Sheriff Leroy Green Jr. fired Hopkins July 3. The Jail Population Control Committee reinstated him two days later. Then Green refused to let Hopkins come to work. Now the sheriff must explain to a federal judge why he acted without the court-appointed committee's approval.
Green won't elaborate on why he fired Hopkins, saying only that Hopkins was insubordinate and abusive toward the sheriff's department staff. Deputies and jail personnel describe Hopkins, a former Marine with thirty years of law enforcement and administrative experience, as a harsh man who reduced female staffers to tears and humiliated subordinates in front of their peers.
Hopkins would summon his secretary, who worked in an adjacent office, by striking the wall with his fist and yelling, say several sources within the department. Green eventually demanded an end to Hopkins' wall-banging. But the administrator's style remained abrasive.
"He would get the sergeants and lieutenants together and call them dumb, stupid and incompetent," says Undersheriff Rick Mellott, who regularly fielded the litany of complaints from offended deputies. Those who questioned the administrator soon regretted it.
Deputy David Martin says Hopkins became enraged with him after Martin consulted another county official about the purchase of a cell-block TV.
"He started poking me in the chest and yelling, 'You work for me!'" says Martin, who filed a complaint after the incident.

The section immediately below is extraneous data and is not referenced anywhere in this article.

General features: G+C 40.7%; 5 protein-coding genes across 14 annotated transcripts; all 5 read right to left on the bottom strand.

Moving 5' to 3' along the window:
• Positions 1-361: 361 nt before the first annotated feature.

Lieutenant Walter Dobbs, a twelve-year veteran with the sheriff's department, has been subjected to Hopkins' temper more than once.
"One time he cussed me out from one side of the street to the other. He talked to me like I had a tail between my legs," recalls Dobbs.
Before Hopkins was hired in 1996, the Wyandotte County Jail was plagued by allegations of physical abuse of inmates, mismanagement of money and secret payments to inmates. Hopkins, who had run a 1,000-bed private prison in Eloy, Arizona, and a county jail in Alabama, seemed just the sort of hard-nosed administrator needed for the troubled lockup.
Conditions improved, but Hopkins' tough approach frequently was excessive, says Green. For two years, Green says, he tried to get the Unified Government to take action against Hopkins. The sheriff says he even sent a memo last year to County Administrator Dennis Hays, outlining Hopkins' offensive conduct, yet Unified Government officials took no action.
"The Unified Government has known about this man's behavior since day one, and no one has bothered to do anything about it," says Green. "So I took it upon myself [to fire Hopkins]." When Green fired Hopkins, many within the sheriff's department were relieved -- until the jail committee stepped in.
Green, a former professional boxer who is well-liked by his staff, was re-elected sheriff in November despite wrangling with the Unified Government. For the past year, the jail has been short-staffed. Inmates have been transferred to other facilities at great additional cost. Green has complained that he hasn't received the support necessary to run the jail properly. He believes the Unified Government is seeking to phase out the sheriff's department altogether.
Members of the Jail Population Control Committee aren't talking about why they want to put the administrator back in power. Hopkins deferred all questions to Wyandotte County Administrative Judge Philip L. Sieve, who did not return calls from the Pitch. Wyandotte County District Attorney Nick Tomasic referred questions to the Unified Government's attorney, Dan Denk, who also did not return calls.
Green's response to the federal judge is due by August 2.